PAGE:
Stockton, California, won court approval of its plan to exit bankruptcy by paying bond investors pennies on the dollar while shielding public pensions, in a case watched by other cities facing heavy retiree costs.“This plan, I’m persuaded, is the best that could be done in terms of restructuring the city’s debts,” U.S. Bankruptcy Judge Christopher Klein said at a hearing today in Sacramento, the state capital.Bankruptcy lawyers and pension advocates nationwide have been following the case to see whether pensions administered by the California Public Employees’ Retirement System would be protected from cuts. Klein ruled earlier that Calpers doesn’t deserve special protection, the first time the biggest U.S. public pension fund was found vulnerable to cuts in a bankruptcy. Calpers and public-worker groups decried the decision. A bankruptcy judge in Detroit ruled has against pension funds in a similar situation.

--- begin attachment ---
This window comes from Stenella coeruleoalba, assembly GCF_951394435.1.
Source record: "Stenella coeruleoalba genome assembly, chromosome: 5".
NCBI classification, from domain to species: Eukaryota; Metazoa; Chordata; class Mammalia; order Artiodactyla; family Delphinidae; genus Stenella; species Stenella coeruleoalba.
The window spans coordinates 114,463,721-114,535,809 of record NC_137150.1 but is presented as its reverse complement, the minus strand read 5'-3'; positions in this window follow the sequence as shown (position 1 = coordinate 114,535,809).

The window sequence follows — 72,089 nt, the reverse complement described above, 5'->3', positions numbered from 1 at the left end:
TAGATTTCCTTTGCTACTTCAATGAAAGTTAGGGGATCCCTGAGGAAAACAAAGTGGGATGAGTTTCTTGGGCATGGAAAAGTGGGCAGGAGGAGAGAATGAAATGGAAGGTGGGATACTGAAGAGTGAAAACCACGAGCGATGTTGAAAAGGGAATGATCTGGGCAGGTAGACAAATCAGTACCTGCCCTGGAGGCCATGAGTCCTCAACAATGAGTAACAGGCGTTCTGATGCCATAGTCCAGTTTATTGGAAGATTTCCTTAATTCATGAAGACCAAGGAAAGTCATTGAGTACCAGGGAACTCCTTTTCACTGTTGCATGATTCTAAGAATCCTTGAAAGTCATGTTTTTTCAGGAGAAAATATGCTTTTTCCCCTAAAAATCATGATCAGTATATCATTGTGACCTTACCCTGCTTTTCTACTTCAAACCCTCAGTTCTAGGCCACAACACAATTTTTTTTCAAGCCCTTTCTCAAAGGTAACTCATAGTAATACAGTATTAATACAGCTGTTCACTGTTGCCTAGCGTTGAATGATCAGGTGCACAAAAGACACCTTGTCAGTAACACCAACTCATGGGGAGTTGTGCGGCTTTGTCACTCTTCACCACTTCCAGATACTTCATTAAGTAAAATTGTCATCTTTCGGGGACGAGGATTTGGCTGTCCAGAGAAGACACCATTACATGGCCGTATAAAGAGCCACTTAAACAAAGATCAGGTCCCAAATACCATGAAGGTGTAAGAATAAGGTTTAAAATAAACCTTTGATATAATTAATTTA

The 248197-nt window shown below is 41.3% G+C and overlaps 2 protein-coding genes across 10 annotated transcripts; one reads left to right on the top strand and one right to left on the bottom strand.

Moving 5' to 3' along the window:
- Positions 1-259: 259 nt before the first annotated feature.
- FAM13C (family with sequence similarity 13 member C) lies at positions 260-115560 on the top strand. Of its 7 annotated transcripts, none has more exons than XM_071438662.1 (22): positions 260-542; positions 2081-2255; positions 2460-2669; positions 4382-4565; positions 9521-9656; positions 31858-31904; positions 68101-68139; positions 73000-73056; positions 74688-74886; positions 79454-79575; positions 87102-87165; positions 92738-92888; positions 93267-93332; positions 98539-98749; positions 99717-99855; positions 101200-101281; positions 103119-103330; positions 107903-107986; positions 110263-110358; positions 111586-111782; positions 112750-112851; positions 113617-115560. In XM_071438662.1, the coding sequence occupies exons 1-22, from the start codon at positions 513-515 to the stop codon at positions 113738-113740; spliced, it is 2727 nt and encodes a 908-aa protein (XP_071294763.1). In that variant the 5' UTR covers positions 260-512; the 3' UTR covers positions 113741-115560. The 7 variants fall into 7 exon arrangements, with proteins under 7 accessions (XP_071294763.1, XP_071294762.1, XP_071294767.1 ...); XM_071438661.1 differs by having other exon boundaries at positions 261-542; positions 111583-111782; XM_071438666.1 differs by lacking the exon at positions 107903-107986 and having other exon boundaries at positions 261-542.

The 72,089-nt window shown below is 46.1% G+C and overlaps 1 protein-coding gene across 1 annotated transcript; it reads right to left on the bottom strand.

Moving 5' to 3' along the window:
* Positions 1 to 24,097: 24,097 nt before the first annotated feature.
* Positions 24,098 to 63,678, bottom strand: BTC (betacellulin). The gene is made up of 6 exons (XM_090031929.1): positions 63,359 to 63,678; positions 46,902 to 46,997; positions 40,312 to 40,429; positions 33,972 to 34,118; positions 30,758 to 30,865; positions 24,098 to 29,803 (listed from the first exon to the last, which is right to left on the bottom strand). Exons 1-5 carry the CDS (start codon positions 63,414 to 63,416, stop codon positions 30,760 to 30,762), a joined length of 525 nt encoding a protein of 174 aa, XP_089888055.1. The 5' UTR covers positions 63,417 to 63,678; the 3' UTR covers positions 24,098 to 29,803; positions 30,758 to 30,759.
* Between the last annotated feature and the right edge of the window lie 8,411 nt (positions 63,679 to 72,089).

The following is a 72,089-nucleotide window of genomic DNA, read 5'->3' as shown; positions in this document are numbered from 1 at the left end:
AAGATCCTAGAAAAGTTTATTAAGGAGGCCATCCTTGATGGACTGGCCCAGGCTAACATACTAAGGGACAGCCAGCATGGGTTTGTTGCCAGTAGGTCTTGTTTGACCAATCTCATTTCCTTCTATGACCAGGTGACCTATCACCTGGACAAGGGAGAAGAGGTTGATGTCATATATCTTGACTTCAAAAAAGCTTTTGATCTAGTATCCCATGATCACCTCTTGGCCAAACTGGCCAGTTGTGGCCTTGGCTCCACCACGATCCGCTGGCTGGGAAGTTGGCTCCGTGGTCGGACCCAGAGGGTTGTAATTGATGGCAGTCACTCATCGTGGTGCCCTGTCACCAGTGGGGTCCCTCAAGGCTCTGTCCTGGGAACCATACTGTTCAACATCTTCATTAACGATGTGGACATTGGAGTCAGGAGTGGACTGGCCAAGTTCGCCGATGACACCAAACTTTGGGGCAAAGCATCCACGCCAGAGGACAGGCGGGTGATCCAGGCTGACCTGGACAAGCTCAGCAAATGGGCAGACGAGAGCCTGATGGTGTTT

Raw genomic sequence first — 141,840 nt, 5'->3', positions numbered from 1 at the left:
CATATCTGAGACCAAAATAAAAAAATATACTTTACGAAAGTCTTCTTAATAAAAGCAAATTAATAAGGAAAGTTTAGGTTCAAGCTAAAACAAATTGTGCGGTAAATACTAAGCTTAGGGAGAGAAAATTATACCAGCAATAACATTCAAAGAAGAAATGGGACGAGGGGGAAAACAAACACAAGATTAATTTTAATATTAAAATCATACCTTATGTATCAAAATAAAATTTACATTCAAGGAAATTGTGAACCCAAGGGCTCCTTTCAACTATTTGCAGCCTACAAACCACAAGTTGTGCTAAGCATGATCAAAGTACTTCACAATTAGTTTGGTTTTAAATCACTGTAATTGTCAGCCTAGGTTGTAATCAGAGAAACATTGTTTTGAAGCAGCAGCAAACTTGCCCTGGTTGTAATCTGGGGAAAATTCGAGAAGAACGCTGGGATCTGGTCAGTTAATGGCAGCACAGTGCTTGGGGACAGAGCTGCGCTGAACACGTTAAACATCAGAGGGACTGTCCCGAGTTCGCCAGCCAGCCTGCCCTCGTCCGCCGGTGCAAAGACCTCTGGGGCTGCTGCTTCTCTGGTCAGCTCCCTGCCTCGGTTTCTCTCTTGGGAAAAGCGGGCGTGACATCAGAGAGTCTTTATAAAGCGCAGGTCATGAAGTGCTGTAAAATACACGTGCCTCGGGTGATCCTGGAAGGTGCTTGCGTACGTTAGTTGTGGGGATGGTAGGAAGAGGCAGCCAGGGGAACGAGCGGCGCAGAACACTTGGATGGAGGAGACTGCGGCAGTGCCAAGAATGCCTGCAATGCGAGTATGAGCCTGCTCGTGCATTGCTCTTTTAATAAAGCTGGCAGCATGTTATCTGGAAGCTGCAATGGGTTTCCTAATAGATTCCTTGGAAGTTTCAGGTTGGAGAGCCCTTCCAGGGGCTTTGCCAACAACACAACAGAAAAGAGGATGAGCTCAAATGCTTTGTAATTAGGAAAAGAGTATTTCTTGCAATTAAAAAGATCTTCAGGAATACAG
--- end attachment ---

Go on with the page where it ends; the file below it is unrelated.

Blogs I Follow
- Great story on gender equality (er, lack thereof) in professional labor markets in Japan
- More annals of correlations wrongly attributed as causation: The more equal women and men are, the less they want the same things
- In happened sooner than I thought: Baobab beer in microbrewery in New Jersey
- Building housing in San Jose
- Readings on immigration issues in the United States
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